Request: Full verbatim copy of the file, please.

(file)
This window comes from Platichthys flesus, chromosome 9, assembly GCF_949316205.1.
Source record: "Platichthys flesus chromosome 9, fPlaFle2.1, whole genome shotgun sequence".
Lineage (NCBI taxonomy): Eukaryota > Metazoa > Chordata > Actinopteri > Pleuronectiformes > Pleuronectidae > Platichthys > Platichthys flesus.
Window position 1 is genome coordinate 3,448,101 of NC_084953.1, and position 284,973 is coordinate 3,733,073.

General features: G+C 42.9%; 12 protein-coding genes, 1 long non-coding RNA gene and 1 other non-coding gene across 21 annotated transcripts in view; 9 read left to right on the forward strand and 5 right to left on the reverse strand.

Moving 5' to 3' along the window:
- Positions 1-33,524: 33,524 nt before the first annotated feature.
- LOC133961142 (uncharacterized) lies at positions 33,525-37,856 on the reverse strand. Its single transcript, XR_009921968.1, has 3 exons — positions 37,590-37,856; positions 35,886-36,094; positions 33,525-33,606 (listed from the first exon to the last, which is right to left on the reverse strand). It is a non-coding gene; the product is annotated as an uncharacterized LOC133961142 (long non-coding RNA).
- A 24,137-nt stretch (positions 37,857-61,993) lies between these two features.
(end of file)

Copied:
This window comes from Platichthys flesus, chromosome 9, assembly GCF_949316205.1.
Source record: "Platichthys flesus chromosome 9, fPlaFle2.1, whole genome shotgun sequence".
Lineage (NCBI taxonomy): Eukaryota > Metazoa > Chordata > Actinopteri > Pleuronectiformes > Pleuronectidae > Platichthys > Platichthys flesus.
Window position 1 is genome coordinate 3,448,101 of NC_084953.1, and position 284,973 is coordinate 3,733,073.

General features: G+C 42.9%; 12 protein-coding genes, 1 long non-coding RNA gene and 1 other non-coding gene across 21 annotated transcripts in view; 9 read left to right on the forward strand and 5 right to left on the reverse strand.

Moving 5' to 3' along the window:
- Positions 1-33,524: 33,524 nt before the first annotated feature.
- LOC133961142 (uncharacterized) lies at positions 33,525-37,856 on the reverse strand. Its single transcript, XR_009921968.1, has 3 exons — positions 37,590-37,856; positions 35,886-36,094; positions 33,525-33,606 (listed from the first exon to the last, which is right to left on the reverse strand). It is a non-coding gene; the product is annotated as an uncharacterized LOC133961142 (long non-coding RNA).
- A 24,137-nt stretch (positions 37,857-61,993) lies between these two features.